These are your people. Find those introverts and grasp them tightly! 

Do you ever struggle to know what to say?

As an introvert, you actually have the ability to be an amazing conversationalist — even if you’re quiet and hate small talk. To learn how, we recommend this online course from our partner Michaela Chung. Click here to check out the Introvert Conversation Genius course.

4. Connect with your inner introvert by scheduling moments all to yourself.

Sometimes when we come across as an extrovert, we naturally play that role for others without even realizing it. Try to avoid exhausting yourself and don’t try to be something you are not. In other words, keep your inner introvert happy by spending the night reading poetry at your local bookshop or library. You could also carve out time to journal about your day and sit with your thoughts.

Schedule these moments for yourself and stay true to your identity, even when the world thinks you are something you are not. You will be glad you did.

5. Pick a career that matches your introverted ways.

From my experience with being an introverted cheerleader, I’ve learned that it’s important to avoid situations that will cause you discomfort. Where you spend most hours of your day should not be in an environment where you feel uncomfortable. 

While I don’t regret being a cheerleader, as an adult, I certainly want to make sure I don’t feel that same daily disconnect in my everyday life. So be strategic with your work; after all, most of us spend a lot of time there. 

6. Practice yoga to help you realign with your thoughts.

When I feel overwhelmed and out of control, I turn to yoga. Let me tell you, it is all it’s cracked up to be. It helps me realign with my thoughts and what is important to me.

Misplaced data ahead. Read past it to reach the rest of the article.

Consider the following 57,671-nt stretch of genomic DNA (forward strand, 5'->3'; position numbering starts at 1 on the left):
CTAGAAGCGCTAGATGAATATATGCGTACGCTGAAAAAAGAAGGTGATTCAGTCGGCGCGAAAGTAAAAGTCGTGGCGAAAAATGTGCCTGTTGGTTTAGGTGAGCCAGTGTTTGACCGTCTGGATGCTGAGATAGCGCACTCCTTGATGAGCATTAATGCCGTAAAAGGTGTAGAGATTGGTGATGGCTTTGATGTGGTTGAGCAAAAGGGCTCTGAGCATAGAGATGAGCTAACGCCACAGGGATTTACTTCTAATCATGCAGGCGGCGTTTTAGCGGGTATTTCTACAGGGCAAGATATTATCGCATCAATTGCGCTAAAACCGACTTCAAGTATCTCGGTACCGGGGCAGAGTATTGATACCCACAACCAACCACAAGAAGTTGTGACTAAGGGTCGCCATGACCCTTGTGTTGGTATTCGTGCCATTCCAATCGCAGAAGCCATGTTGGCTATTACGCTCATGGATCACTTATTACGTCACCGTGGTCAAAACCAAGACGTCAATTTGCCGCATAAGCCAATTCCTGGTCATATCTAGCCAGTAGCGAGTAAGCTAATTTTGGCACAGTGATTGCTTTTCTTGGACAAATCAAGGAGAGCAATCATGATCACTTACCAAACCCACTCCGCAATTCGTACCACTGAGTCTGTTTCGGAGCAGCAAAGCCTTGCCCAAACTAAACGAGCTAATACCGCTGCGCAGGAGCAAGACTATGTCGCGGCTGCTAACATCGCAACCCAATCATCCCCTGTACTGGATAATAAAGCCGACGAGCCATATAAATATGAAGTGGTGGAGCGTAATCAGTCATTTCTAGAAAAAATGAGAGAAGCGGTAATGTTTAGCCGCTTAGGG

Whenever I feel depleted or like I am putting on a show for others, I engage in a quick 20 to 30 minute yoga session. Being in tune with your body is essential to remembering who you truly are. 

P.S. Yoga With Adriene is great for beginners and is easily accessible through YouTube. 

7. Communicate your feelings to those who think you are an extrovert.

It is essential to properly communicate with the people who assume you are an extrovert. Now, this may be awkward, seeing as you don’t want to come across as rude. However, when you find a moment to bring up your personality in a conversation, slyly remind people who you are. 

For example, if you are engaging in small talk with a friend or colleague and they ask how your weekend was, say something like, “It was good and pretty low-key. I spent a lot of time relaxing, which is how I prefer most weekends to be.” 

Small, little reminders like this give you an opportunity to be transparent and not hurt people’s feelings. Hopefully, they pick up on the subtleties. 

You can also come right out and say you’re an introvert and what an introvert is, how you recharge and get your energy from being alone. There’s nothing like being honest — with them and yourself.